Synthetic Rutile Process

The reduction step involves reacting the ilmenite in a large, continuously fed, rotary kiln. The residence time in the kiln is approximately ten to twelve hours. The heat source is coal, and the source of the chemical reductant (carbon monoxide) is also coal, which is added as lump coal with the ilmenite at the feed-end of the kiln. Controlled air addition allows enough heat to be generated for reduction reactions to occur (~1,100 degrees Celsius), and carbon monoxide to be generated. The carbon monoxide is oxygen deficient, and scavenges some of the oxygen from the ilmenite structure.

Figure 1.

By this process, most of the iron portion of the ilmenite is converted to metallic iron. The formation of iron particles within the reduced ilmenite grain shown Figure 1.

A rotary kiln used to reduce ilmenite. The kiln product is a highly magnetic mineral due to the presence of metallic iron. It is the same size as the original ilmenite and is slightly more porous. Post reduction and cooling, the reduced ilmenite undergoes screening and magnetic separation to remove partially burnt coal (in the form of char), ash from the coal combustion and some of the other mineral impurities which are non-magnetic.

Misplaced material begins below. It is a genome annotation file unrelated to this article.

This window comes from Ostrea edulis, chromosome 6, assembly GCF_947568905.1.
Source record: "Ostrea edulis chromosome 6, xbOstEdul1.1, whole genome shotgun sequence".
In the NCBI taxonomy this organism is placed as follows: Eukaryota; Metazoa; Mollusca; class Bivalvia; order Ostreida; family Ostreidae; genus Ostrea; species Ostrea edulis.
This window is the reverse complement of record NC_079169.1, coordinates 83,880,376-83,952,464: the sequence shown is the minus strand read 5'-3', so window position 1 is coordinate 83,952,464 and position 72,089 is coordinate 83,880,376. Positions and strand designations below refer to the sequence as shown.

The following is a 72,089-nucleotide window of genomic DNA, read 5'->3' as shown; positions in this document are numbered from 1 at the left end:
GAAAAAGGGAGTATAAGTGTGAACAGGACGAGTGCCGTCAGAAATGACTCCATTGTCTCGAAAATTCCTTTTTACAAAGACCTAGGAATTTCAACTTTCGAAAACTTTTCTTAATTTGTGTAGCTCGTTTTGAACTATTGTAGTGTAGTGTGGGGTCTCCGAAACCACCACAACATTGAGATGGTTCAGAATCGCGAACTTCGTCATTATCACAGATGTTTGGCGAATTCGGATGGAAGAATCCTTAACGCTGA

The product is then aerated, a form of accelerated rusting, which involves the removal of the metallic iron from the reduced ilmenite grain. The reduced ilmenite is mixed in tanks with water and air in a batch process. Ammonium chloride is added as a catalyst to accelerate the process. Preheating of liquor using heat recovered from elsewhere in the process, is also used to accelerate the process. In these conditions the metallic iron dissolves, migrates through the pores within the particle and precipitates in the bulk solution as very fine iron oxides, 0.1 μm to 10 μm in diameter. After aeration, the sand grains have lost up to 40 per cent of their original weight and consist of a porous matrix of titanium dioxide of about 88 per cent purity but retain their original particle size. Wet separation of the fine iron oxide from the coarse titanium mineral particles is done using hydro-cyclones.  The iron oxides are deposited in settling dams, and the ammonium chloride liquor is recovered and recycled.

Iluka recovers iron oxide from dams once dried and sells this product into the steel making industry.

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